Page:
by Euan McKenzie, Year 8
On Wednesday 25th May we attended an event on Zoom where we learnt how maths plays a key role in geographical studies. It was quite a global event, with thirty six other schools from around the world in attendance, from as far away as Costa Rica.
At first, we did some maths and geography puzzles to warm ourselves up. I enjoyed the puzzles as I love Maths and it was a good way for me to discover how I could use my maths knowledge in geography.
In preparation for the call, as homework, we had to write down our name, then a country, city, state or village that began with the first letter of our name and the population of that place. My name is Euan so I picked England that has a population of 67,000,000.
We then used a poll app to pick what the first number of our population was, for example mine was 6. The presenter hid the results of the poll, she did not look at them and we did not see them either. She revealed that, a few days earlier, she had posted a letter to one of the schools on the zoom call, predicting the results for the bar chart. She shared her prediction and the chosen school revealed the letter. Somehow, she had predicted the results within 3%. Everyone was amazed and wondered how; it was like a magic trick.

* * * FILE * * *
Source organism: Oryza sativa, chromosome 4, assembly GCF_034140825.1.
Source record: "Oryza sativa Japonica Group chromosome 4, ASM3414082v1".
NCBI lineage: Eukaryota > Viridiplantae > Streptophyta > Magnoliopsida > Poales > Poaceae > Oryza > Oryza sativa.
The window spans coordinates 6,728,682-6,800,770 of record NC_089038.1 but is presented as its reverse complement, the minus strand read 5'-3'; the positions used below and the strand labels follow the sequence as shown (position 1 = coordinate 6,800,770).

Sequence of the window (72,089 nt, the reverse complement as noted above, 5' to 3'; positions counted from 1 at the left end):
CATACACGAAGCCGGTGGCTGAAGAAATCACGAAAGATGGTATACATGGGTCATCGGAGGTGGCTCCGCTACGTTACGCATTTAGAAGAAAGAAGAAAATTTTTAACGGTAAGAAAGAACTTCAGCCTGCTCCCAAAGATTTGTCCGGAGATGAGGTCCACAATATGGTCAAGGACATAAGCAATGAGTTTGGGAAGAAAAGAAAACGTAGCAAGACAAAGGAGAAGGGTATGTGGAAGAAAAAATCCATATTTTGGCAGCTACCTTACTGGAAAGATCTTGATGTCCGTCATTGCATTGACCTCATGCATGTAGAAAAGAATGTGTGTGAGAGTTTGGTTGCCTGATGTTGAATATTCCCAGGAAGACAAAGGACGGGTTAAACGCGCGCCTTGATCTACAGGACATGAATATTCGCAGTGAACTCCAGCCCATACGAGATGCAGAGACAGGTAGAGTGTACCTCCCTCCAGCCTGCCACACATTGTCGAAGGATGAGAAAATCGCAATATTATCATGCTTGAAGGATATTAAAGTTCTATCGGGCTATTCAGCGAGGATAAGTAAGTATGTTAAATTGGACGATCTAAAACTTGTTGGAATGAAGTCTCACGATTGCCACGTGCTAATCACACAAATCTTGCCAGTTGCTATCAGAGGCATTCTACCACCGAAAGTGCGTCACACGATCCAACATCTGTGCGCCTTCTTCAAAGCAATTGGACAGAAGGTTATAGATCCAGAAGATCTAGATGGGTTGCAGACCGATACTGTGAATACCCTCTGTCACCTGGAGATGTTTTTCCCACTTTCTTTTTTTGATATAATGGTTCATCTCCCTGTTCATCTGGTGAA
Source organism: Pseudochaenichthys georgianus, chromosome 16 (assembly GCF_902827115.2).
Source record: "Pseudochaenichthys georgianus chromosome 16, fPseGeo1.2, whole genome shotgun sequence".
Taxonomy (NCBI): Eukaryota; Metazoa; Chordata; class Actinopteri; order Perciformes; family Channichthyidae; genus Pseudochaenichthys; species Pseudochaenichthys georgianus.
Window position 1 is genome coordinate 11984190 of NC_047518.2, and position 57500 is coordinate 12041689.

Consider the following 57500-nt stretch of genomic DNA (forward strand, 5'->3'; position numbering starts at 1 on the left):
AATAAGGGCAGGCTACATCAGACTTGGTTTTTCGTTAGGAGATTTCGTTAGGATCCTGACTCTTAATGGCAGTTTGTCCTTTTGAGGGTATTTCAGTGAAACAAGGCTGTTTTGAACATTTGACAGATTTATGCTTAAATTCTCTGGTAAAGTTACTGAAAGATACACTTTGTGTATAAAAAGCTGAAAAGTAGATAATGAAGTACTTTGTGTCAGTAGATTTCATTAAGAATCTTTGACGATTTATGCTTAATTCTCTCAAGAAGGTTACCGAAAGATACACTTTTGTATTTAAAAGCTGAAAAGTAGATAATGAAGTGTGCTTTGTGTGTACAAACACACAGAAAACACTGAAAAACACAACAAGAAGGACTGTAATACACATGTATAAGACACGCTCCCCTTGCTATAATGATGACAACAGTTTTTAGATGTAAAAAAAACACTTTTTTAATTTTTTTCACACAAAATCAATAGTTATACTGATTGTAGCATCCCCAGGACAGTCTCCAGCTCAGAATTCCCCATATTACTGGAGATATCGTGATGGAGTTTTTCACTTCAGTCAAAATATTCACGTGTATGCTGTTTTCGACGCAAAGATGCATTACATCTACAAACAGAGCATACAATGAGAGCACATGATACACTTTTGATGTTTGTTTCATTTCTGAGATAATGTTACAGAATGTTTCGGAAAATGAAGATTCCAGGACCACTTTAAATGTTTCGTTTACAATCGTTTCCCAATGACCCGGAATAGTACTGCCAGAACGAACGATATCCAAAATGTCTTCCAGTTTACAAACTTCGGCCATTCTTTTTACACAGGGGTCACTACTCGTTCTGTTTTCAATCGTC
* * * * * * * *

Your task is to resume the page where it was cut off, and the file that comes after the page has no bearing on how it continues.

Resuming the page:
The presenter then shared her “secret” or rather her method. She told us that when you count to nine there is an 11% chance of each number being the first digit. When you count to twenty the chances of the number starting with one goes up, this carries on to the hundreds, thousands and millions.
After this task, we went on to look at the coastline of the UK, using maths to calculate the length of the coastline by looking at individual squares from satellite images. Unbelievably, the UK coastline is 11,000 miles long, even it is only 874 miles from Land’s End to John O’Groats.
I really enjoyed this experience as it was quite challenging maths. I found it very interesting how maths and geography were linked.